Mr. S W F Kenny (husband), Mr Lewis F Kenny (son), Mr Blerrick Lloyd and Rev W R Lloy d (brothers), Mr. George J Darley and Rev Dr Streane (brothers-in-law). On arrival at the Church the remains were received by Very Rev Provost ----- , Rector, ond Rev J A Lendruro, B A , Curate. After tbe reading of the ----- burial service the coffin was placed in the family vault outside the church. Amongst those who formed tbe large and representative funeral procession were General Brow of the ----, Colnnel H J Knoz, Cranmore; Mr T S Martin, Bank of Ireland; Mr W Burke, J P; Mr Alexander Martyn, J P; Very Rev Dean Ronayne, P P*; Mr B Daly J P; Rev Henry Willson, Mr T W----- Walshe, J P; Mr J E Jackson, J P; Mr Simson, Rev T J Miller, Mr E R McCormick, Mr -----, Mr C James, Mr J ----- Hearne, Mr T Mcligae, Mr M Moran, Mr T Stanners, Mr R- Crawford, ---- H Hearn, Mr Cecil Walshe, Mr G U Potter, Mr J O'Neil Donnellon, jun; Mr James -----, Mr M Farraher, Dr E Maguire, Dr ------ , Dr M Sample, Mr J P Egan, Mr F Killkelly, Messrs P Valkenberg, J W and C Cunningham, J Valkenhurg, H Curley, WM Begao, C Mayoe, F Faby, P Murphy, P Morris, T Daly, &c.,.&c . Several gentlemen were unavoidable absent owing to Mrs FitzPatrick's funeral in Dublin same day. There were a number of carriages and other vehicles, inluding those of Col Knox , Creagh; Miss Knox Cranmore; Mrs Ruttledge Fair, Miss Elwood , Mrs I---, Mrs Rutherford, &c , &

Ballinrobe Chronicle November 9, 1895

*He was the parish priest of the Roman Catholic Church

Note: The Kenny genealogy can be found on line. I am mainly interested in the family as it may relate to my ancestor, John Walsh (1827-1894) who was a gardner and/or steward for the Kenny family from at least 1859 until 1894.

In 1857 the Kennys owned the townland of Lishkellen.

The County Mayo Chronicles (Volumes 1 through 13, March 1988 to March 1991, available at the New York City Public Library) listed:

  1. In April 1801, Miss Kenny , the daughter of Courtney Kenny of Co. Mayo married J Clark, Jr.
  2. In October 1802, Miss Kenny, the youngest daughter of Courtney Kenny, of Ballinrobe, Co. Mayo married William Griffith of Ballytwenan, Co. Sligo.

In the 1827 Tithe Applotment, C. Kenny Esq. was listed with:

  • 100 acres in Credoff (tax 7 pounds and 10 shillings)
  • 260 acres in Liskelleen (tax 16 pounds, 17 shilling and 6 pence)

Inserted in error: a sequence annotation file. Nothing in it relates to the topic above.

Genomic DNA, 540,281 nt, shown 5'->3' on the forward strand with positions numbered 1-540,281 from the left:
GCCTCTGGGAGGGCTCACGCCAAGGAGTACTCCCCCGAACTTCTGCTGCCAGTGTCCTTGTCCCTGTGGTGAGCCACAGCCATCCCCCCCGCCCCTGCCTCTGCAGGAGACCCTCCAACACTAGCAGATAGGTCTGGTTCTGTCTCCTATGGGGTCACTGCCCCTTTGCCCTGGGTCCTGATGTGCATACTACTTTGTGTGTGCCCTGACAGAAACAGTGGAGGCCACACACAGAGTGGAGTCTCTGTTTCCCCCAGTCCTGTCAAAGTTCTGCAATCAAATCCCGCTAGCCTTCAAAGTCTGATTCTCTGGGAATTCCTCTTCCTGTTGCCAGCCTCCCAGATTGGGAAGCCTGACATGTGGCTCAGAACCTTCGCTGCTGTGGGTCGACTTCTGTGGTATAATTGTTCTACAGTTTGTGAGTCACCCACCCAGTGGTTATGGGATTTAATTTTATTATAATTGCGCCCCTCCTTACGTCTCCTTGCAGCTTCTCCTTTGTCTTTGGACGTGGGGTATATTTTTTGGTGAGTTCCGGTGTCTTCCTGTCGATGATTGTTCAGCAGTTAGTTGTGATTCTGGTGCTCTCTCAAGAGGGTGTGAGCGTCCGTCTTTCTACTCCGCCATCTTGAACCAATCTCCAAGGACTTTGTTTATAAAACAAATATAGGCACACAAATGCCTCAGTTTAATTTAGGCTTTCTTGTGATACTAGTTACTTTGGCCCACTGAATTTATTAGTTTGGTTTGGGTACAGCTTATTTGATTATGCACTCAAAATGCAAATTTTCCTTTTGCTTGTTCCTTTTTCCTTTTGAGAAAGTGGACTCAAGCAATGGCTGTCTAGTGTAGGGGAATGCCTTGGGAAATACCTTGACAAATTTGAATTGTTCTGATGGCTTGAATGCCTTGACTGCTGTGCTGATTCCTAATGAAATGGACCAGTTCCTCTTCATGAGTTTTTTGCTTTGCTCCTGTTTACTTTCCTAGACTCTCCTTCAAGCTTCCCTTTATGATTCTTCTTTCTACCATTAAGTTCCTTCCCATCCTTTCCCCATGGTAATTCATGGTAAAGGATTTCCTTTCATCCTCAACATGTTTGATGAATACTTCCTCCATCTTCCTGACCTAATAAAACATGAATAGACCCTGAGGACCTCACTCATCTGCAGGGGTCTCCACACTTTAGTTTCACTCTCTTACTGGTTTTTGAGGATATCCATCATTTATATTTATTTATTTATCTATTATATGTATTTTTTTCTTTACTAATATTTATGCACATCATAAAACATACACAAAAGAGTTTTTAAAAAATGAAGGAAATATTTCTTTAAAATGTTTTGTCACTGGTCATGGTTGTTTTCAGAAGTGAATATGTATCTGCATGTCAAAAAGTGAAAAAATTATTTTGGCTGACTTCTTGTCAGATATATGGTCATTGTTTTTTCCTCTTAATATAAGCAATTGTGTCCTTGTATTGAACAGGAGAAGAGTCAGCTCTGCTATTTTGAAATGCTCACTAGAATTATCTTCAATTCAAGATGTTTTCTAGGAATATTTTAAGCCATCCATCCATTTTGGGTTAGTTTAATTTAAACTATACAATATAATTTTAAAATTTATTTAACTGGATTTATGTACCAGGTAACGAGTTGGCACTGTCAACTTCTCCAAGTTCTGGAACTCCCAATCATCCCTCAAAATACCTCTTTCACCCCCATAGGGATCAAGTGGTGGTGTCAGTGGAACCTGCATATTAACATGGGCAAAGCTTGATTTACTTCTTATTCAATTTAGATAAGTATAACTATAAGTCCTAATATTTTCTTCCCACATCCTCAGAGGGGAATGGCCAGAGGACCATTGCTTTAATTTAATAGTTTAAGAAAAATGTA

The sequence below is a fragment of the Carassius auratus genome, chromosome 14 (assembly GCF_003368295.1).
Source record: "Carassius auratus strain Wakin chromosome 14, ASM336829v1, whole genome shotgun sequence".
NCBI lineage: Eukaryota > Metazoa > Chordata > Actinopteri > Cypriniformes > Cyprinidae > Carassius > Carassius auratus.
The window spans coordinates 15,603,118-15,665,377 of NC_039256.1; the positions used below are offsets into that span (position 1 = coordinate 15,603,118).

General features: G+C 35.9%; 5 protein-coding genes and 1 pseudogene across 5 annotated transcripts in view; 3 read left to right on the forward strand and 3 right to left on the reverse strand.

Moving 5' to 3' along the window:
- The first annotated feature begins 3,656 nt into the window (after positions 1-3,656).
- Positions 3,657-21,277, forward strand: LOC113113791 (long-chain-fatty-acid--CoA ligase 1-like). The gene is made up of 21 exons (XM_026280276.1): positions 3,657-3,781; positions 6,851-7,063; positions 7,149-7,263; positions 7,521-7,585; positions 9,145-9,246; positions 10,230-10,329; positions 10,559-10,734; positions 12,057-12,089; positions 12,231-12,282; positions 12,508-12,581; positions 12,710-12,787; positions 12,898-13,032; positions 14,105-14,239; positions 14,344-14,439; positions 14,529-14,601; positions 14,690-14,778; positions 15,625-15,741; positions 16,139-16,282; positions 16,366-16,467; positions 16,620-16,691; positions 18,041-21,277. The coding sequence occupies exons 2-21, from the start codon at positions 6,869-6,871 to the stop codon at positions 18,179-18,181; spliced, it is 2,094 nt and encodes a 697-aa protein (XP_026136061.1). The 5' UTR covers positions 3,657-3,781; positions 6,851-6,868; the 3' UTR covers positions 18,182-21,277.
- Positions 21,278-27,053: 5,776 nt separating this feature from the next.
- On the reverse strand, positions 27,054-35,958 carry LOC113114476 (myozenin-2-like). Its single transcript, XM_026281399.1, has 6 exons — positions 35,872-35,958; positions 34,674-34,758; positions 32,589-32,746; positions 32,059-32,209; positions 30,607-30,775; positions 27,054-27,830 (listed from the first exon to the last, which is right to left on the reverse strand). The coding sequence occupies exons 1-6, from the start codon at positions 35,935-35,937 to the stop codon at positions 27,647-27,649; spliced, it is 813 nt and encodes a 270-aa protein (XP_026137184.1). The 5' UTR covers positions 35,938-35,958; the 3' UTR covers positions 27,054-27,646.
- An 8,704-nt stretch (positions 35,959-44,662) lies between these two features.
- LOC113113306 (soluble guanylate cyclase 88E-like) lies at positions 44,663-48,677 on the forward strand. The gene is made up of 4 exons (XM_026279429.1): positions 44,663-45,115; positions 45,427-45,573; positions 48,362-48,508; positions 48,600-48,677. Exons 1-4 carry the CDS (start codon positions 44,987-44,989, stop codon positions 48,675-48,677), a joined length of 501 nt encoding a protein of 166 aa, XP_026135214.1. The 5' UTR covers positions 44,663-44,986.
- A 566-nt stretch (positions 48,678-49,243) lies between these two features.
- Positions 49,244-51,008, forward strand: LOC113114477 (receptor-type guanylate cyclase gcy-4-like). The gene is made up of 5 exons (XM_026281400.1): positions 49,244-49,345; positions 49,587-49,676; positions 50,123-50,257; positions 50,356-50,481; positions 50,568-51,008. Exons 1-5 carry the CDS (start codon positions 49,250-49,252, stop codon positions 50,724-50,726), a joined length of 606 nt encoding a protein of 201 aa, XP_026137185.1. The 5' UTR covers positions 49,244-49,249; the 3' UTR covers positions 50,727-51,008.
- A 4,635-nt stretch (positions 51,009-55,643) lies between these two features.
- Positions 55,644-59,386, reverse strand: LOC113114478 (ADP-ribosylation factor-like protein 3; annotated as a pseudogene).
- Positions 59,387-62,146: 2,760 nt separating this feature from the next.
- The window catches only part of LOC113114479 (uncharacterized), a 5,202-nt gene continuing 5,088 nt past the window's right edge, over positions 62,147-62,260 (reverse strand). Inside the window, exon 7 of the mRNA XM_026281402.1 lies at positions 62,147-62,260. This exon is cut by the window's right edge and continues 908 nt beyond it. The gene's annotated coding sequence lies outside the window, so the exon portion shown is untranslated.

• 7 acres in Cahirnalecka (tax 4 shillings and 4 pence)
  • 14 acres in Hollyrood (tax 1 pound 14 shillings and 3 pence)
  • 15 acres in Knockanotish (tax 1 pound, 11 shillings and 10 pence)
  • 76 acres in Knockanotish (tax 5 pounds and 8 shillings)
  • 38 acres in Rathkelly (tax 2 pounds, 7 shillings and 3 pence)
  • This is a total of 510 acres that was directly under his name.

The 1857 Griffith Courtney Kenny was listed with:

  • Land, herd's house, office and 523 plus acres "in fee" in Liskilleen
  • Land, house and 14 plus acres in Liskilleen
  • Land, houses and 5 acres "in fee" in Liskilleen
  • House, no acreage in Cloogowla
  • 5 houses and 16 acres in the townland of Carrownalecka
  • Offices (dilapidated) with a yard, 3 houses with small gardens, one house with a yard, a forge, and a house with no yard or garden, (there is no acreage) on High street, Carrownalecka, in the Town of Ballinrobe
  • A house with a yard and small garden, a house with a yard, offices with a yard, (there is no acreage) on Chapel Road, Carrownalecka, Town of Ballinrobe
  • Land, house and 2 acres in the townland of Knockanotish
  • Land, caretakers's house, offices and 283 plus acres of land in the townland of Knockanotish
  • a house, no acreage, in the townland of Knockanotish
  • Flour mill, office and yard, no acreage, on High Street, Knockanotish, Town of Ballinrobe
  • 3 houses with yards, one house, and a house with offices and a yard, no acreage on High Street, Knockanotish, town of Ballinrobe
  • Constabulary (police), barrack, offices, and yard, no acreage on Bridge Street Friarsquarters, Town of Ballinrobe
  • 23 houses all with land (some with offices) and 172 acres in Cregduff